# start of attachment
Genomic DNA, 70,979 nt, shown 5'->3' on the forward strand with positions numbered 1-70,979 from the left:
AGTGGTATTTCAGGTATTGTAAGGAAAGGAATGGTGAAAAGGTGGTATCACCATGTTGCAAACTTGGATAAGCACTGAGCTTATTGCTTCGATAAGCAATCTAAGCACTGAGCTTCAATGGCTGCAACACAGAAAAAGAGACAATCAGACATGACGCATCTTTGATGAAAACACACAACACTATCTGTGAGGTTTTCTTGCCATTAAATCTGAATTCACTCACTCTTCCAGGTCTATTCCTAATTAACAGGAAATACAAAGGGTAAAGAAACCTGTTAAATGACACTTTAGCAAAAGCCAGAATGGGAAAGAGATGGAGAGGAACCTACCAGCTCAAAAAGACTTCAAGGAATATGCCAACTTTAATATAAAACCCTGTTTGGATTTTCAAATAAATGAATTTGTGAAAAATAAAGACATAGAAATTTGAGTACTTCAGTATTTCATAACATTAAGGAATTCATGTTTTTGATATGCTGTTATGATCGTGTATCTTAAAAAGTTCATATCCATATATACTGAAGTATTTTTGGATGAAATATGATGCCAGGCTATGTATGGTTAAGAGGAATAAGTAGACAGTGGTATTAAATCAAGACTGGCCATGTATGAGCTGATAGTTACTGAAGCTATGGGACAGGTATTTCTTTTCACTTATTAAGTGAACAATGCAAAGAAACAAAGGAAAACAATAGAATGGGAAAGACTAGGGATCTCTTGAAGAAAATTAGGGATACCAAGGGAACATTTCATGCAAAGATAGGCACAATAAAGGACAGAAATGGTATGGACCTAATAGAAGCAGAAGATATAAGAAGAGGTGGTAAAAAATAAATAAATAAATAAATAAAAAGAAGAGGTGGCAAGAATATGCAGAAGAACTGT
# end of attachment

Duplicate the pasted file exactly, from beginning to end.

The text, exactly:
Genomic DNA, 70,979 nt, shown 5'->3' on the forward strand with positions numbered 1-70,979 from the left:
AGTGGTATTTCAGGTATTGTAAGGAAAGGAATGGTGAAAAGGTGGTATCACCATGTTGCAAACTTGGATAAGCACTGAGCTTATTGCTTCGATAAGCAATCTAAGCACTGAGCTTCAATGGCTGCAACACAGAAAAAGAGACAATCAGACATGACGCATCTTTGATGAAAACACACAACACTATCTGTGAGGTTTTCTTGCCATTAAATCTGAATTCACTCACTCTTCCAGGTCTATTCCTAATTAACAGGAAATACAAAGGGTAAAGAAACCTGTTAAATGACACTTTAGCAAAAGCCAGAATGGGAAAGAGATGGAGAGGAACCTACCAGCTCAAAAAGACTTCAAGGAATATGCCAACTTTAATATAAAACCCTGTTTGGATTTTCAAATAAATGAATTTGTGAAAAATAAAGACATAGAAATTTGAGTACTTCAGTATTTCATAACATTAAGGAATTCATGTTTTTGATATGCTGTTATGATCGTGTATCTTAAAAAGTTCATATCCATATATACTGAAGTATTTTTGGATGAAATATGATGCCAGGCTATGTATGGTTAAGAGGAATAAGTAGACAGTGGTATTAAATCAAGACTGGCCATGTATGAGCTGATAGTTACTGAAGCTATGGGACAGGTATTTCTTTTCACTTATTAAGTGAACAATGCAAAGAAACAAAGGAAAACAATAGAATGGGAAAGACTAGGGATCTCTTGAAGAAAATTAGGGATACCAAGGGAACATTTCATGCAAAGATAGGCACAATAAAGGACAGAAATGGTATGGACCTAATAGAAGCAGAAGATATAAGAAGAGGTGGTAAAAAATAAATAAATAAATAAATAAAAAGAAGAGGTGGCAAGAATATGCAGAAGAACTGT